Koenig’s flame analyser was, next to the sound synthesizer, one of the clearest expressions of Hermann von Helmholtz’s theory that complex sounds were made up of a spectrum of elemental or pure tones. The adjustable resonators covering a range of 65 notes from sol1 to mi5 (96–1,280 Hz), could each be rendered visible with a connection to a manometric flame capsule. The resonators were connected to a gas-filled capsule with a rubber tube. If activated, the distinctive pattern would appear in the rotating mirror.
This specific array of precision tuning forks are highly-specialized experimental forks that relate directly to Koenig’s long-standing disagreement with Helmholtz on the nature of combination tones. Some of them date back to Koenig's display at the 1876 Philadelphia exposition.
The sound synthesiser was Helmholtz’s clearest instrumental expression of his theory of timbre, or sound quality. Whereas his spherical resonators dissected compound sounds (vowels or musical sounds) into elemental frequencies, the synthesiser did this by building up complex sounds from simple frequencies. In 1857 he went to the instrument maker Friedrich Fessel of Cologne to turn this idea into reality. The initial instruments used a combination of electrically driven tuning forks, resonators and piano keys to synthesise compound sounds.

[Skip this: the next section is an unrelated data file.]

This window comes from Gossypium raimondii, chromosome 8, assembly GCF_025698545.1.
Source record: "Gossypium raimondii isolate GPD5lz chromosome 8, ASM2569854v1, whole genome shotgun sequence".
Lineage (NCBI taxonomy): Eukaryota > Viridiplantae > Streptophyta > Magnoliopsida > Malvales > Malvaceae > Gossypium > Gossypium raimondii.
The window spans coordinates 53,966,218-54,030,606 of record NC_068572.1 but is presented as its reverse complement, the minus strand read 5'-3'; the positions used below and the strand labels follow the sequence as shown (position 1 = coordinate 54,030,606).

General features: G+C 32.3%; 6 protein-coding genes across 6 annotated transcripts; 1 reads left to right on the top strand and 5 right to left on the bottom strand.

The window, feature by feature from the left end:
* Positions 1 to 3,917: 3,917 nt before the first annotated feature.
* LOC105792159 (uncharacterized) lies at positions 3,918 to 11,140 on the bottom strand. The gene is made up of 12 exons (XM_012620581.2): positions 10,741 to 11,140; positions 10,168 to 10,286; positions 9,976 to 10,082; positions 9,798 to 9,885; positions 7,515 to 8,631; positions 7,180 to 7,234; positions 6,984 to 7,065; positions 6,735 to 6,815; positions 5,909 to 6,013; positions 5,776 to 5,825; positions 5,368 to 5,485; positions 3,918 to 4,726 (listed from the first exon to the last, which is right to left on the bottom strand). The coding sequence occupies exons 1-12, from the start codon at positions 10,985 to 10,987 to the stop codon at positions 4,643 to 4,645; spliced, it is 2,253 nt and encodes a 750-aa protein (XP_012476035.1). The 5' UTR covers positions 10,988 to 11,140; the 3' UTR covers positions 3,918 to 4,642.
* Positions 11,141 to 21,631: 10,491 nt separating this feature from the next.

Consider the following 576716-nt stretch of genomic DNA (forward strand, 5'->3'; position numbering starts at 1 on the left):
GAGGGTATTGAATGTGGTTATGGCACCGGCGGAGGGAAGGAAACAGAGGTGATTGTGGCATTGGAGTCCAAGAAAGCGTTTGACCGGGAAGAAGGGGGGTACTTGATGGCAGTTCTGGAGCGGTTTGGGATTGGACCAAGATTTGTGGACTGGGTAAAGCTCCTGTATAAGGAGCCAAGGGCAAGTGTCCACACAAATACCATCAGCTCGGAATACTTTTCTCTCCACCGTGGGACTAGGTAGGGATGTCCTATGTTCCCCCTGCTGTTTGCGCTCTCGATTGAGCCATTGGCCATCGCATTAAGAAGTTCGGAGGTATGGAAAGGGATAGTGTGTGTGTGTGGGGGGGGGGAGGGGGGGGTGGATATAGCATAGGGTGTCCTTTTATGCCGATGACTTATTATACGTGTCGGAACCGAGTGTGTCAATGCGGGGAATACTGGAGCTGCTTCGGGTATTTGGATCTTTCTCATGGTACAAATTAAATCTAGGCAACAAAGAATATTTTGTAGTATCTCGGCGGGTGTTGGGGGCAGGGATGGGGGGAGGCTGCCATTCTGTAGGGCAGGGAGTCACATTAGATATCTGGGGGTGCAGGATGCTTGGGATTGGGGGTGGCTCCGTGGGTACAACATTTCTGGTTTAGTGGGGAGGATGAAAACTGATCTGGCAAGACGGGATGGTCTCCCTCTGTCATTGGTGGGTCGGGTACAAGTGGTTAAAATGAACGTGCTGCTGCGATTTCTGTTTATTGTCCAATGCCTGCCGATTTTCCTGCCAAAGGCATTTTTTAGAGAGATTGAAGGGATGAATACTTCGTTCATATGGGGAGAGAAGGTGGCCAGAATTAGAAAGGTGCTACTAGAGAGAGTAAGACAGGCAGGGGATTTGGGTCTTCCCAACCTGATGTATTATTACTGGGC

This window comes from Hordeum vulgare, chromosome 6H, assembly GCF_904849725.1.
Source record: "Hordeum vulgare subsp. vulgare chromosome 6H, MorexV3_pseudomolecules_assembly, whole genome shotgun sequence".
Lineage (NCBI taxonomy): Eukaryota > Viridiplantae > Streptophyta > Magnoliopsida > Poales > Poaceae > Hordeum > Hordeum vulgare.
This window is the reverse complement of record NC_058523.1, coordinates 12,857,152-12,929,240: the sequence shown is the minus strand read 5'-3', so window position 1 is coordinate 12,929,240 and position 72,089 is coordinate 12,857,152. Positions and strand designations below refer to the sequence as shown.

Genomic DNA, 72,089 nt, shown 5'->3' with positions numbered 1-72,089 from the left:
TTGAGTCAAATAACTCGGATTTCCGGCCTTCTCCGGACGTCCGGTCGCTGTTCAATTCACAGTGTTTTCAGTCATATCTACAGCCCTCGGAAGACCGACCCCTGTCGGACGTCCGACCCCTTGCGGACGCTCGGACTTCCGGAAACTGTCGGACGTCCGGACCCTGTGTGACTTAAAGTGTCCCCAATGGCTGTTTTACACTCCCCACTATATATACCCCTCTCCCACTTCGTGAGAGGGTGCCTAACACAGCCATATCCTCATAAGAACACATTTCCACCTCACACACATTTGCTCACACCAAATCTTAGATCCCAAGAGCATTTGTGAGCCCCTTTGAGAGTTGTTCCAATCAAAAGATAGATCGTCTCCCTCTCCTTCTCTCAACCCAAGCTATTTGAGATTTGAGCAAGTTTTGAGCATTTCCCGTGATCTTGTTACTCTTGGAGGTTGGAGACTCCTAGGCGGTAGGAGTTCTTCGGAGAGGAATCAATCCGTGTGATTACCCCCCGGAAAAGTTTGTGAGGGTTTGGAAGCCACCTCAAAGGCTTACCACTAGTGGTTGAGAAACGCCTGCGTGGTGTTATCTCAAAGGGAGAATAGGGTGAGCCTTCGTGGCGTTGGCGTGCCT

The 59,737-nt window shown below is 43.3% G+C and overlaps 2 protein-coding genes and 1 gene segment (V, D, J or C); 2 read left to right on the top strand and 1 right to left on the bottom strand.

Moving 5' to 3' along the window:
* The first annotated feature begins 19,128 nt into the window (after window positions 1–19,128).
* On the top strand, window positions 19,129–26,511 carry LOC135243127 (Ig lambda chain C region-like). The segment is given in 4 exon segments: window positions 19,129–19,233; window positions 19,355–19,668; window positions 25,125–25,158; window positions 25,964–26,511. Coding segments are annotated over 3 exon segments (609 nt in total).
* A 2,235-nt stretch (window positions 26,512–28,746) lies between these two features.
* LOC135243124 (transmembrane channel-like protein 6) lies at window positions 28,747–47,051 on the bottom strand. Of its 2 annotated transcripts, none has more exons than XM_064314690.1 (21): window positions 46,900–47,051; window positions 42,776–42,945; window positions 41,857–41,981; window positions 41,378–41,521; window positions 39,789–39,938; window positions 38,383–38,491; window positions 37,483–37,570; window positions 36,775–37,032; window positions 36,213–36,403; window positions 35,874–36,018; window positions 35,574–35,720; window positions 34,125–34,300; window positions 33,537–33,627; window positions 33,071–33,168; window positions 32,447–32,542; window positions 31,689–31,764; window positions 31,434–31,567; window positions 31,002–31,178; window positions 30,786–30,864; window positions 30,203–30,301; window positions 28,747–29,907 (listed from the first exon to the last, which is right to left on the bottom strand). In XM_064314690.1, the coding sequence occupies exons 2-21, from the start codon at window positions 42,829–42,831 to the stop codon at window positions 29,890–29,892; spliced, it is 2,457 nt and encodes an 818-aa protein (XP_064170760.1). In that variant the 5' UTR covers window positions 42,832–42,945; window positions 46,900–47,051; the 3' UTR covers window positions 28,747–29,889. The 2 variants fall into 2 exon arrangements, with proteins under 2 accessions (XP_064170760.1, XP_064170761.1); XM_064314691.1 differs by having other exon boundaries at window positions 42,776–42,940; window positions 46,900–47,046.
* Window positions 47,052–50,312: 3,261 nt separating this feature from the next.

The double siren was one of Koenig’s more popular instruments. It consisted of two “polyphonic” or “multivoiced” sirens with more than one series of holes, and was an invention of the German physicist and former teacher of Hermann von Helmholtz, Heinrich Wilhelm Dove (1803–1879). It produced several pure tones simultaneously, in musical chords, and under greater pressure. It was ideal for demonstrating interference effects (when sound waves combined to amplify or diminish each other) and combination tones. [Pantalony 2009, 184-185]
This photograph shows a three-dimensional representation of sound using paper. The spectrum (frequencies from low to high) is represented by an arrangement of single strips of paper, with lower frequencies in the foreground. The changes in the spectrum over time are visible as variations in the profile of the paper strips, if read from left to right. Such paper models were used at the Technische Universität Berlin in the 1960s to represent the sounds of speech (phonetics) and music (acoustics).